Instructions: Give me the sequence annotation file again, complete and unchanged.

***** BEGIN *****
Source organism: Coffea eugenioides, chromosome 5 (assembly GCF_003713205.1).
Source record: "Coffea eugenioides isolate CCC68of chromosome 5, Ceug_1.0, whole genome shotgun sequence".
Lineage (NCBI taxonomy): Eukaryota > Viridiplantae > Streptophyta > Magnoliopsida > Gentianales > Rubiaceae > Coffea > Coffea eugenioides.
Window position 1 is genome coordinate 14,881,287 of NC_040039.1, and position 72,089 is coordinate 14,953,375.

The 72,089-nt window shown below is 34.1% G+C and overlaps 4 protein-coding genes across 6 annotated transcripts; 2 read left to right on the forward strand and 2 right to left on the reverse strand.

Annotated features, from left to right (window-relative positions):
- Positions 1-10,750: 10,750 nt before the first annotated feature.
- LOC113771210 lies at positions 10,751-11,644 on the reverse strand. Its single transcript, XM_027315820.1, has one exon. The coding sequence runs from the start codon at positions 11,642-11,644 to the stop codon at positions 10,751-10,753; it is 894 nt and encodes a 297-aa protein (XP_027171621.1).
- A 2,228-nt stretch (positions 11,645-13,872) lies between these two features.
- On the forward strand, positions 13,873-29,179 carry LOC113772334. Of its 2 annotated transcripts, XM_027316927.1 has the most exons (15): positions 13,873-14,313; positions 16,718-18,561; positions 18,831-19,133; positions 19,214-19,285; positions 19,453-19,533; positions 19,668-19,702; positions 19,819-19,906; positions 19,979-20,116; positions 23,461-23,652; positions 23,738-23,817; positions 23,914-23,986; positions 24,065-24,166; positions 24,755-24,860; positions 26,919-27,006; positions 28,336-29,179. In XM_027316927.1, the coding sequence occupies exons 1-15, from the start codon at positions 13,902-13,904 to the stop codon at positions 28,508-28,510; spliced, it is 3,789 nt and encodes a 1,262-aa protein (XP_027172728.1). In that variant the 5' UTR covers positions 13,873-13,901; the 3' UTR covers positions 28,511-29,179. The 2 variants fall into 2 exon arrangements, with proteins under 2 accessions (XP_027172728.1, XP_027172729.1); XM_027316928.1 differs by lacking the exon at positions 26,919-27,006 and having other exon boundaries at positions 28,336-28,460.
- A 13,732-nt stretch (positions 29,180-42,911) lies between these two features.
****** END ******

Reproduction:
Source organism: Coffea eugenioides, chromosome 5 (assembly GCF_003713205.1).
Source record: "Coffea eugenioides isolate CCC68of chromosome 5, Ceug_1.0, whole genome shotgun sequence".
Lineage (NCBI taxonomy): Eukaryota > Viridiplantae > Streptophyta > Magnoliopsida > Gentianales > Rubiaceae > Coffea > Coffea eugenioides.
Window position 1 is genome coordinate 14,881,287 of NC_040039.1, and position 72,089 is coordinate 14,953,375.

The 72,089-nt window shown below is 34.1% G+C and overlaps 4 protein-coding genes across 6 annotated transcripts; 2 read left to right on the forward strand and 2 right to left on the reverse strand.

Annotated features, from left to right (window-relative positions):
- Positions 1-10,750: 10,750 nt before the first annotated feature.
- LOC113771210 lies at positions 10,751-11,644 on the reverse strand. Its single transcript, XM_027315820.1, has one exon. The coding sequence runs from the start codon at positions 11,642-11,644 to the stop codon at positions 10,751-10,753; it is 894 nt and encodes a 297-aa protein (XP_027171621.1).
- A 2,228-nt stretch (positions 11,645-13,872) lies between these two features.
- On the forward strand, positions 13,873-29,179 carry LOC113772334. Of its 2 annotated transcripts, XM_027316927.1 has the most exons (15): positions 13,873-14,313; positions 16,718-18,561; positions 18,831-19,133; positions 19,214-19,285; positions 19,453-19,533; positions 19,668-19,702; positions 19,819-19,906; positions 19,979-20,116; positions 23,461-23,652; positions 23,738-23,817; positions 23,914-23,986; positions 24,065-24,166; positions 24,755-24,860; positions 26,919-27,006; positions 28,336-29,179. In XM_027316927.1, the coding sequence occupies exons 1-15, from the start codon at positions 13,902-13,904 to the stop codon at positions 28,508-28,510; spliced, it is 3,789 nt and encodes a 1,262-aa protein (XP_027172728.1). In that variant the 5' UTR covers positions 13,873-13,901; the 3' UTR covers positions 28,511-29,179. The 2 variants fall into 2 exon arrangements, with proteins under 2 accessions (XP_027172728.1, XP_027172729.1); XM_027316928.1 differs by lacking the exon at positions 26,919-27,006 and having other exon boundaries at positions 28,336-28,460.
- A 13,732-nt stretch (positions 29,180-42,911) lies between these two features.